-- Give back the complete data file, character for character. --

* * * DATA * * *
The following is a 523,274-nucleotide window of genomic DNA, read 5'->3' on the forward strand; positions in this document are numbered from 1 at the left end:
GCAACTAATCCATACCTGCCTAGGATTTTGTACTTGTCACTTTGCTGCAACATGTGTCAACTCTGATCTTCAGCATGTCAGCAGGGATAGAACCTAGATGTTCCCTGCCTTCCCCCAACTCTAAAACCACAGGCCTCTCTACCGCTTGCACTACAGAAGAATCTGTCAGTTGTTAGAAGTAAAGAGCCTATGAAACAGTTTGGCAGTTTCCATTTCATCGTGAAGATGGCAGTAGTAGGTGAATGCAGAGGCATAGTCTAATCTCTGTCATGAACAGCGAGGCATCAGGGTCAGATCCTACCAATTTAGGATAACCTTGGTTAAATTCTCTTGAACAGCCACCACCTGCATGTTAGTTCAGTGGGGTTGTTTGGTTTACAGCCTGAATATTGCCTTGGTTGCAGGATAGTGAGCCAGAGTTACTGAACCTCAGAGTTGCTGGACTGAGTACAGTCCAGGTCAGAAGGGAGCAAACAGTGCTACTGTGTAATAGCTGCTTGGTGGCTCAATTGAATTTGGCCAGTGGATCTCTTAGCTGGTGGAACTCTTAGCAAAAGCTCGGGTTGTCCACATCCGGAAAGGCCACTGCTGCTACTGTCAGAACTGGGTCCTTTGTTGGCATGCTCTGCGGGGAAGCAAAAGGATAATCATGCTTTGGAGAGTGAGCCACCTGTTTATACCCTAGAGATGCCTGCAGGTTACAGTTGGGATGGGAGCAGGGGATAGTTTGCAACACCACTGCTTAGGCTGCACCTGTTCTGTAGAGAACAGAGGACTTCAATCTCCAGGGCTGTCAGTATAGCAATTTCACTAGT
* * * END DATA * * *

The following is a 523,274-nucleotide window of genomic DNA, read 5'->3' on the forward strand; positions in this document are numbered from 1 at the left end:
GCAACTAATCCATACCTGCCTAGGATTTTGTACTTGTCACTTTGCTGCAACATGTGTCAACTCTGATCTTCAGCATGTCAGCAGGGATAGAACCTAGATGTTCCCTGCCTTCCCCCAACTCTAAAACCACAGGCCTCTCTACCGCTTGCACTACAGAAGAATCTGTCAGTTGTTAGAAGTAAAGAGCCTATGAAACAGTTTGGCAGTTTCCATTTCATCGTGAAGATGGCAGTAGTAGGTGAATGCAGAGGCATAGTCTAATCTCTGTCATGAACAGCGAGGCATCAGGGTCAGATCCTACCAATTTAGGATAACCTTGGTTAAATTCTCTTGAACAGCCACCACCTGCATGTTAGTTCAGTGGGGTTGTTTGGTTTACAGCCTGAATATTGCCTTGGTTGCAGGATAGTGAGCCAGAGTTACTGAACCTCAGAGTTGCTGGACTGAGTACAGTCCAGGTCAGAAGGGAGCAAACAGTGCTACTGTGTAATAGCTGCTTGGTGGCTCAATTGAATTTGGCCAGTGGATCTCTTAGCTGGTGGAACTCTTAGCAAAAGCTCGGGTTGTCCACATCCGGAAAGGCCACTGCTGCTACTGTCAGAACTGGGTCCTTTGTTGGCATGCTCTGCGGGGAAGCAAAAGGATAATCATGCTTTGGAGAGTGAGCCACCTGTTTATACCCTAGAGATGCCTGCAGGTTACAGTTGGGATGGGAGCAGGGGATAGTTTGCAACACCACTGCTTAGGCTGCACCTGTTCTGTAGAGAACAGAGGACTTCAATCTCCAGGGCTGTCAGTATAGCAATTTCACTAGT